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What is normal muscle fatigue & when should I worry?

What is normal muscle fatigue & when should I worry?

When you exercise, in particular after strength training, there will be a degree of slight tearing in the structure of the muscle the day or two after exercise.  

This is normal, and occurs because you have taken the muscle beyond what it would normally do in order to give it a reason to grow and change.  The muscle will then repair itself and become larger and stronger as a result.

This sensation, known as DOMS ( delayed onset of muscle soreness), feels like a heavy, sore sensation, similar to a bruised feeling in the muscle when you use it the next day or two.  It is normal and goes away after a couple of days.  Exercising again, although a bit difficult, will actually help this sensation go away more rapidly.

Article written by: Michael Dermansky (email: admin@mdhealth.com.au)

To book your FREE full body assessment, call us now on 03 9857 0644. We are located at 737 High Street, East Kew and parking is easy.

Opening hours are Mondays to Thursdays from 7am to 9pm; Fridays & Saturdays from 7am to 2pm. Discounts are available for Seniors!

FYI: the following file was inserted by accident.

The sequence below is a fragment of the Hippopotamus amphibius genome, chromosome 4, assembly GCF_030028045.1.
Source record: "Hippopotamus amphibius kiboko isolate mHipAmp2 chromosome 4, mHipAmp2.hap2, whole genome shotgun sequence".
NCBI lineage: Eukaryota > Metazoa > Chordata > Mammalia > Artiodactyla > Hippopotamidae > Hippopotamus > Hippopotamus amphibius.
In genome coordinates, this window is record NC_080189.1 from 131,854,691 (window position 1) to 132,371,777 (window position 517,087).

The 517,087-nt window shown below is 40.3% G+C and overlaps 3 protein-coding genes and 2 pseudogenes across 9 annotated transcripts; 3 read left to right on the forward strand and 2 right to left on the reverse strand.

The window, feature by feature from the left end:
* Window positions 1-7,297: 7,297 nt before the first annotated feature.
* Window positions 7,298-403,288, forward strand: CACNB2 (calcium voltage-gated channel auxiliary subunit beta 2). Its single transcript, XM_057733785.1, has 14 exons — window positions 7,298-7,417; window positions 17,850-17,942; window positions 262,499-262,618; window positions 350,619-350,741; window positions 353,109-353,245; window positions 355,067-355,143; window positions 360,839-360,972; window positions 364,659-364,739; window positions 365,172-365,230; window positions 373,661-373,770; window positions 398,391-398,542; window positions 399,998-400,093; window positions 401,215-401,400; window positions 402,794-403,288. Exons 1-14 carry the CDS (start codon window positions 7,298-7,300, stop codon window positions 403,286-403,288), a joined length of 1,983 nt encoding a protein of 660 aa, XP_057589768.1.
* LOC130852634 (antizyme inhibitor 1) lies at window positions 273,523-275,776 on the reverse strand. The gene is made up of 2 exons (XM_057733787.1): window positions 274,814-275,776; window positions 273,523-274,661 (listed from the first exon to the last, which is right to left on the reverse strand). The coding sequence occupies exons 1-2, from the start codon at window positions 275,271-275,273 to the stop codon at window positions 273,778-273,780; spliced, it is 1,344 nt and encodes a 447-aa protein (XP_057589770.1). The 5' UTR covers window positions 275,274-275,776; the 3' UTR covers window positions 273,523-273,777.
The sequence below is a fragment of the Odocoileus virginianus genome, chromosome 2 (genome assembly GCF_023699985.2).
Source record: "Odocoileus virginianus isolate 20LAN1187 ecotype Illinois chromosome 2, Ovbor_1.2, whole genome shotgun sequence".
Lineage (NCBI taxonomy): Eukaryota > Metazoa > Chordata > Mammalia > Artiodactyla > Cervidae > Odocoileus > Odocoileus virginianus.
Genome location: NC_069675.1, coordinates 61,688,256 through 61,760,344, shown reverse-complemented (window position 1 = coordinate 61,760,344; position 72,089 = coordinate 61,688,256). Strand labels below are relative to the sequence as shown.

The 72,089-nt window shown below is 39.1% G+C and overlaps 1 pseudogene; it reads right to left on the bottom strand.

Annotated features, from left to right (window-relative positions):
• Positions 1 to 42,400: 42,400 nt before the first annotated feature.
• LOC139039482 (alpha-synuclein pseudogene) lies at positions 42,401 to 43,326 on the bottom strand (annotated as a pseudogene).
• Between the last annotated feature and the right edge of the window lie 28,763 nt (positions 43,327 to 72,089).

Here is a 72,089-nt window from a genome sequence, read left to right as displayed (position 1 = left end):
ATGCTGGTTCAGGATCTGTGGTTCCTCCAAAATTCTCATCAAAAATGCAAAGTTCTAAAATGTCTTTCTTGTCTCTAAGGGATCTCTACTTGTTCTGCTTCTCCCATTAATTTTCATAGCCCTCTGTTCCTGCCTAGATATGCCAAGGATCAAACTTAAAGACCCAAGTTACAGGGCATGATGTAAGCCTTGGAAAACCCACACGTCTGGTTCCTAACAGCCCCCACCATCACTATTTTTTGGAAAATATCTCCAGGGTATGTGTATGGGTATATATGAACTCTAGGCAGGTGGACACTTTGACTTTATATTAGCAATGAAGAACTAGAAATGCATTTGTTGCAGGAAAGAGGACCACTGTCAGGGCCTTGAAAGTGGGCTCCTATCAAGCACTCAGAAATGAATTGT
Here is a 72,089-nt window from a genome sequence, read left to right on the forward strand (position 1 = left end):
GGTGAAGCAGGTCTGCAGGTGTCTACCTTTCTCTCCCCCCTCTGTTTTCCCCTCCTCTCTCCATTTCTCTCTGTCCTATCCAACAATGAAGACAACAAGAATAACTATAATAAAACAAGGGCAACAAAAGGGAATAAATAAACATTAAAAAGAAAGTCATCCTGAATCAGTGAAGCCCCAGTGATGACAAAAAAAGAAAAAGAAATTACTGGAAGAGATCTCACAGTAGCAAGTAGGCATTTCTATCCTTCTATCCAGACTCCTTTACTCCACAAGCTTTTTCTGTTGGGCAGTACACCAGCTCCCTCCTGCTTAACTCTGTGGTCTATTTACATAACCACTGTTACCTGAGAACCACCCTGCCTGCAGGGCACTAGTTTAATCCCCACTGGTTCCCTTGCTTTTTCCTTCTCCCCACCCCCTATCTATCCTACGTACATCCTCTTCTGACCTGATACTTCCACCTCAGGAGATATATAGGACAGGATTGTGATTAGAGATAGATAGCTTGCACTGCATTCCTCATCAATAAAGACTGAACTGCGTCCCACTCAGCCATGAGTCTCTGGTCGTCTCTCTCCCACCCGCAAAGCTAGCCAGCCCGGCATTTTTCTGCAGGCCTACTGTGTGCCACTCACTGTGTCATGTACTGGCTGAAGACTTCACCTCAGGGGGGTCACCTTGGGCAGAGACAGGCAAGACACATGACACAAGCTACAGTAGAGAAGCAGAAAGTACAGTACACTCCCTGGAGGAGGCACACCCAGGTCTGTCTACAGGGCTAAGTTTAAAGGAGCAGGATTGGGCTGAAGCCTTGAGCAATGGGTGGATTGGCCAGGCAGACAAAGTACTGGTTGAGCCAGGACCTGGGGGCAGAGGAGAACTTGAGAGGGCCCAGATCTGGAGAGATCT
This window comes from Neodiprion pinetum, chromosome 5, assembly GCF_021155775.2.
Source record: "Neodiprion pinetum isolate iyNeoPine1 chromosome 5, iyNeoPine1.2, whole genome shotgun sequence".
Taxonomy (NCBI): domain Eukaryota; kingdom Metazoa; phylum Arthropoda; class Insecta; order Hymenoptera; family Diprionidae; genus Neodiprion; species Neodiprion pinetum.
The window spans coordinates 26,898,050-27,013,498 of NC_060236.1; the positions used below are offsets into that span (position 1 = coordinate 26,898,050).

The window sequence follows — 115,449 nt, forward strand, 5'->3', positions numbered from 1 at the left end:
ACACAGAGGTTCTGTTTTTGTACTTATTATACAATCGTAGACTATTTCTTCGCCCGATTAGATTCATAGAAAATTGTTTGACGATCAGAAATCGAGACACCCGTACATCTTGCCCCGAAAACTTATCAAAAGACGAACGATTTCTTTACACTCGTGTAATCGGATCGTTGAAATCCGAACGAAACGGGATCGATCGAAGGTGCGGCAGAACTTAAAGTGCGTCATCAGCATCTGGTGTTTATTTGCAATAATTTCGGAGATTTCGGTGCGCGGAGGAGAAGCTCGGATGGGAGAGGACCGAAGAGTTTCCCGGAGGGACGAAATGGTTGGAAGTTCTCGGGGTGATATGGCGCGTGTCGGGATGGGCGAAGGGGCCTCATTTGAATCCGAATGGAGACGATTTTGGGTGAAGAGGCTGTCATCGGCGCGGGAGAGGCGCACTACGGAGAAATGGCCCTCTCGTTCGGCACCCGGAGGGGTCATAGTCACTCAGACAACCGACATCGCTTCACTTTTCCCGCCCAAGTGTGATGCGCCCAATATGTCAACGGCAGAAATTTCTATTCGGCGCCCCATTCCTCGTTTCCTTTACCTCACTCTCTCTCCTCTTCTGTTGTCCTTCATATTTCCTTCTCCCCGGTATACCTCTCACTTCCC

Is Pilates a good substitute for strength training?

In general, clinical and reformer based Pilates is strength training.  The wonderful thing about reformer based Pilates is that it not only works on the obvious power muscles that you generally tend to work in the gym, but you also target the stabilising muscles, the muscles that control movement, which makes training more efficient and effective.

The main elements of Pilates which makes it a great strength training program are:

  1. Reformer Pilates is resistance based – when using the reformer, a good instructor will set the weight of the reformer a little bit heavier than you are comfortable pushing or pulling.  This gives the muscles a stimulus to grow and strengthen overtime.